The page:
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Vaccine. 2014 Nov 12;32(48):6369-76. doi: 10.1016/j.vaccine.2014.07.012. Epub 2014 Nov 1.

Seasonal influenza vaccine dose distribution in 157 countries (2004-2011).

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Abbott, C.J. van Houtenlaan 36, 1381 CP, Weesp, The Netherlands. Electronic address:
Crucell Holland B.V., Newtonweg 1, 2333 CP, P.O. Box 2048, 2301 Leiden, CA, The Netherlands. Electronic address:
Sanofi Pasteur, 2, Avenue Pont Pasteur, Lyon 69007, France. Electronic address:
International Federation of Pharmaceutical Manufacturers and Associations, Ch. Louis-Dunant 15, P.O. Box 195, 20 1211 Geneva, Switzerland. Electronic address:


Globally there are an estimated 3-5 million cases of severe influenza illness every year, resulting in 250,000-500,000 deaths. At the World Health Assembly in 2003, World Health Organization (WHO) resolved to increase influenza vaccine coverage rates (VCR) for high-risk groups, particularly focusing on at least 75% of the elderly by 2010. But systematic worldwide data have not been available to assist public health authorities to monitor vaccine uptake and review progress toward vaccination coverage targets. In 2008, the International Federation of Pharmaceutical Manufacturers and Associations Influenza Vaccine Supply task force (IFPMA IVS) developed a survey methodology to assess global influenza vaccine dose distribution. The current survey results represent 2011 data and demonstrate the evolution of the absolute number distributed between 2004 and 2011 inclusive, and the evolution in the per capita doses distributed in 2008-2011. Global distribution of IFPMA IVS member doses increased approximately 86.9% between 2004 and 2011, but only approximately 12.1% between 2008 and 2011. The WHO's regions in Eastern Mediterranean (EMRO), Southeast Asian (SEARO) and Africa (AFRO) together account for about 47% of the global population, but only 3.7% of all IFPMA IVS doses distributed. While distributed doses have globally increased, they have decreased in EURO and EMRO since 2009. Dose distribution can provide a reasonable proxy of vaccine utilization. Based on the dose distribution, we conclude that seasonal influenza VCR in many countries remains well below the WHA's VCR targets and below the recommendations of the Council of the European Union in EURO. Inter- and intra-regional disparities in dose distribution trends call into question the impact of current vaccine recommendations at achieving coverage targets. Additional policy measures, particularly those that influence patients adherence to vaccination programs, such as reimbursement, healthcare provider knowledge, attitudes, practices, and communications, are required for VCR targets to be met and benefit public health.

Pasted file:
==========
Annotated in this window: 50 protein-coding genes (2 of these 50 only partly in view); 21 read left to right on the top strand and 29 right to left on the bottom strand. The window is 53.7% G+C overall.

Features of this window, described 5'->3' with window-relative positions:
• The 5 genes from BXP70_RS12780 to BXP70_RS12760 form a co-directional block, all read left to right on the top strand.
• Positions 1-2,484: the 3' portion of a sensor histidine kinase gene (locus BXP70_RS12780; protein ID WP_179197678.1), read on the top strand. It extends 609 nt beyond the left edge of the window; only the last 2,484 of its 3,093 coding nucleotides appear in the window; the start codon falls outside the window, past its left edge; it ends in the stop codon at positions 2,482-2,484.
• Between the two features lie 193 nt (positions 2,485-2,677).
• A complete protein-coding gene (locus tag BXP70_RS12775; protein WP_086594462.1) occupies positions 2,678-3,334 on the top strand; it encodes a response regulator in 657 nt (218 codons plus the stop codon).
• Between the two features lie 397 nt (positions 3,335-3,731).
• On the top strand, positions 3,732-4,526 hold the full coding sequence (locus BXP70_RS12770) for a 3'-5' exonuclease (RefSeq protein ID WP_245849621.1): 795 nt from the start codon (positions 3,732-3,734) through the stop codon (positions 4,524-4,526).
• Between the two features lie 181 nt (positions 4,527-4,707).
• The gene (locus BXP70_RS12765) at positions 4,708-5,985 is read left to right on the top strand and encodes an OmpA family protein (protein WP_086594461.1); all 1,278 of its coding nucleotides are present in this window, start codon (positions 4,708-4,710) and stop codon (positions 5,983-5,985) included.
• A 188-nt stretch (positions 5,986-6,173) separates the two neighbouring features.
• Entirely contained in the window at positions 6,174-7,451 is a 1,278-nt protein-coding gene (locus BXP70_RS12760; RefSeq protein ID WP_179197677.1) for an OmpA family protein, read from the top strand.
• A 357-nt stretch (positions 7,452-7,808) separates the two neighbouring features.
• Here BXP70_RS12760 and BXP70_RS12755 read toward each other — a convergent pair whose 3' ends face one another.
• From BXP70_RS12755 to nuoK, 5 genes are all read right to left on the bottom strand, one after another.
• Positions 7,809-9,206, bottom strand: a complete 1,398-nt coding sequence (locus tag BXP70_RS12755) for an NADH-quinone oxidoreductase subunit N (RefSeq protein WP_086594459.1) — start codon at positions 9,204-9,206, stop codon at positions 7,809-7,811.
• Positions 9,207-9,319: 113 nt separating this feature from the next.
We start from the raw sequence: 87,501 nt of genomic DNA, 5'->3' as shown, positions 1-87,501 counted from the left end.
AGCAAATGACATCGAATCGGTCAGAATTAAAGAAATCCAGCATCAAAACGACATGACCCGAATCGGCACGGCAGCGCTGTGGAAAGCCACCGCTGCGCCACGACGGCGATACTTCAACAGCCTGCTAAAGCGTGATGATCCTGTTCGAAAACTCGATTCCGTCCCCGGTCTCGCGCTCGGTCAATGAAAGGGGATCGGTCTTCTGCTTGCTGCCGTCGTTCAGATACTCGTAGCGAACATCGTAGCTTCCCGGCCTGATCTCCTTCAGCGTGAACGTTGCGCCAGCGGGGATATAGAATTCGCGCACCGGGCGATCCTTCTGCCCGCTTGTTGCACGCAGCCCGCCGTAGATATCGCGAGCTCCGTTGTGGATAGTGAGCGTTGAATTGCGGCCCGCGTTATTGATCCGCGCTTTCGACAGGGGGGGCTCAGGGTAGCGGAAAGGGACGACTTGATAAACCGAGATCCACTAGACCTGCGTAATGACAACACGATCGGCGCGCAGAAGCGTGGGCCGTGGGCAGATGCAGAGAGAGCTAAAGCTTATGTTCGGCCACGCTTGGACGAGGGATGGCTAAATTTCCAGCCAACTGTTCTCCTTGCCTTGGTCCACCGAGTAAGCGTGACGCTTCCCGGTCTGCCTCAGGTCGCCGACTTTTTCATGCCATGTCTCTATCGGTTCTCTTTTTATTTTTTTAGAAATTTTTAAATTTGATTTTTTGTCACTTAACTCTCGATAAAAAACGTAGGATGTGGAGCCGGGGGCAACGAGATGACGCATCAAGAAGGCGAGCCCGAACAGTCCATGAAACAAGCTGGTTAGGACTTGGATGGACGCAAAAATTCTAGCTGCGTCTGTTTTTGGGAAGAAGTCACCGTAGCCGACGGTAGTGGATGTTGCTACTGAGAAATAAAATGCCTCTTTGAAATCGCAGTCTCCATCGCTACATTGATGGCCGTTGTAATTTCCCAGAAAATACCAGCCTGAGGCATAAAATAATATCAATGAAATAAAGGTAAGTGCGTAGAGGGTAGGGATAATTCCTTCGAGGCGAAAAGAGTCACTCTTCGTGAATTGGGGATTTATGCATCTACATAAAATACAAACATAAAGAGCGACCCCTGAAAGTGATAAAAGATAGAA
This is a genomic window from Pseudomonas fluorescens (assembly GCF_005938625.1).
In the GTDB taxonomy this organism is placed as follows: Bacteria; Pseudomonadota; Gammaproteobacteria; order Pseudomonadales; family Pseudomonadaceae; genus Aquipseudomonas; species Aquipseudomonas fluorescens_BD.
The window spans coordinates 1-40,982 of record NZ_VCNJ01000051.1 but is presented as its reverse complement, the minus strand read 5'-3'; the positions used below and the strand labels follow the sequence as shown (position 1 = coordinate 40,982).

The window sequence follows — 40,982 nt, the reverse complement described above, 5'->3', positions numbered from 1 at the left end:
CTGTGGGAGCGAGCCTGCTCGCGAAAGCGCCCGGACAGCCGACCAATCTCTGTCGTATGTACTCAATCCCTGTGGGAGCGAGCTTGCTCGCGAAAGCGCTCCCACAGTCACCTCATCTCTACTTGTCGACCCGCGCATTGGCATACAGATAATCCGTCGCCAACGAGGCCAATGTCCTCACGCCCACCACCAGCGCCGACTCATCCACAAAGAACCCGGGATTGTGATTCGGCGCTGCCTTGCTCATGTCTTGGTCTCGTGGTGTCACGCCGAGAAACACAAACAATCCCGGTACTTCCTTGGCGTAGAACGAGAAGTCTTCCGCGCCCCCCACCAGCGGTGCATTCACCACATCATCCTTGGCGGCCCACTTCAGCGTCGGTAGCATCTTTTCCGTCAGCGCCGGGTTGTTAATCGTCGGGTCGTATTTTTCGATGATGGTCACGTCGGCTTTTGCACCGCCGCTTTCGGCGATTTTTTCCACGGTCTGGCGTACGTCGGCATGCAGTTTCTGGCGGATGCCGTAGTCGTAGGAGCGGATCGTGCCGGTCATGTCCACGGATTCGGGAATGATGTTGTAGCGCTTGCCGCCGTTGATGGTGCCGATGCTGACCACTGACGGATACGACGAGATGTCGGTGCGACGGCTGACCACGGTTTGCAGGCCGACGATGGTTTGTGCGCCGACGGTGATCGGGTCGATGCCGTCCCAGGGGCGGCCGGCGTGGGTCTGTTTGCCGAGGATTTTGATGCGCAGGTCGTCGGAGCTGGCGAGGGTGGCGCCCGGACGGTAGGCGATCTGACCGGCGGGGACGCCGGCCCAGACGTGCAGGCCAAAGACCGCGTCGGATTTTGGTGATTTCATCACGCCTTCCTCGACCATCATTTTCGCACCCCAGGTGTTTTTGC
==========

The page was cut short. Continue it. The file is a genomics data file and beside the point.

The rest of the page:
Monitoring and evaluation; Seasonal influenza; Vaccination coverage rates; Vaccination policy; Vaccine recommendations; Vaccine reimbursement

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